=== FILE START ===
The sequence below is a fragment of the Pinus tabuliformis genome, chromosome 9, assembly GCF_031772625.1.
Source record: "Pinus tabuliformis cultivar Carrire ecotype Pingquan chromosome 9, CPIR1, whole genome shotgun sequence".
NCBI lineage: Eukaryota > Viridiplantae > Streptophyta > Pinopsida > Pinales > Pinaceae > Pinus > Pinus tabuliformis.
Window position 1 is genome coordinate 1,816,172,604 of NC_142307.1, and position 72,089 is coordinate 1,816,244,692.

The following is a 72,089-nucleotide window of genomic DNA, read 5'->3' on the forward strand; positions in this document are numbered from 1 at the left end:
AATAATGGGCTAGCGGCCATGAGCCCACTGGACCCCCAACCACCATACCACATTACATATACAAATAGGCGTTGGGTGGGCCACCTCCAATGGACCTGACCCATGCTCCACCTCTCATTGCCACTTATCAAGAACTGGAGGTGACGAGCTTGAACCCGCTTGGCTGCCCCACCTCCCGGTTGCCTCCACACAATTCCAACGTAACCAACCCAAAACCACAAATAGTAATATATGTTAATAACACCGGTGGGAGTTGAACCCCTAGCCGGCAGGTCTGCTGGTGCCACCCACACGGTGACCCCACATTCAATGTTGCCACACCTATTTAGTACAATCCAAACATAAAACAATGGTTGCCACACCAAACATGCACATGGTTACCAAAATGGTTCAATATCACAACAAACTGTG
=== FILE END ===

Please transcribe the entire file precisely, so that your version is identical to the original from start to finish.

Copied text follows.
The sequence below is a fragment of the Pinus tabuliformis genome, chromosome 9, assembly GCF_031772625.1.
Source record: "Pinus tabuliformis cultivar Carrire ecotype Pingquan chromosome 9, CPIR1, whole genome shotgun sequence".
NCBI lineage: Eukaryota > Viridiplantae > Streptophyta > Pinopsida > Pinales > Pinaceae > Pinus > Pinus tabuliformis.
Window position 1 is genome coordinate 1,816,172,604 of NC_142307.1, and position 72,089 is coordinate 1,816,244,692.

The following is a 72,089-nucleotide window of genomic DNA, read 5'->3' on the forward strand; positions in this document are numbered from 1 at the left end:
AATAATGGGCTAGCGGCCATGAGCCCACTGGACCCCCAACCACCATACCACATTACATATACAAATAGGCGTTGGGTGGGCCACCTCCAATGGACCTGACCCATGCTCCACCTCTCATTGCCACTTATCAAGAACTGGAGGTGACGAGCTTGAACCCGCTTGGCTGCCCCACCTCCCGGTTGCCTCCACACAATTCCAACGTAACCAACCCAAAACCACAAATAGTAATATATGTTAATAACACCGGTGGGAGTTGAACCCCTAGCCGGCAGGTCTGCTGGTGCCACCCACACGGTGACCCCACATTCAATGTTGCCACACCTATTTAGTACAATCCAAACATAAAACAATGGTTGCCACACCAAACATGCACATGGTTACCAAAATGGTTCAATATCACAACAAACTGTG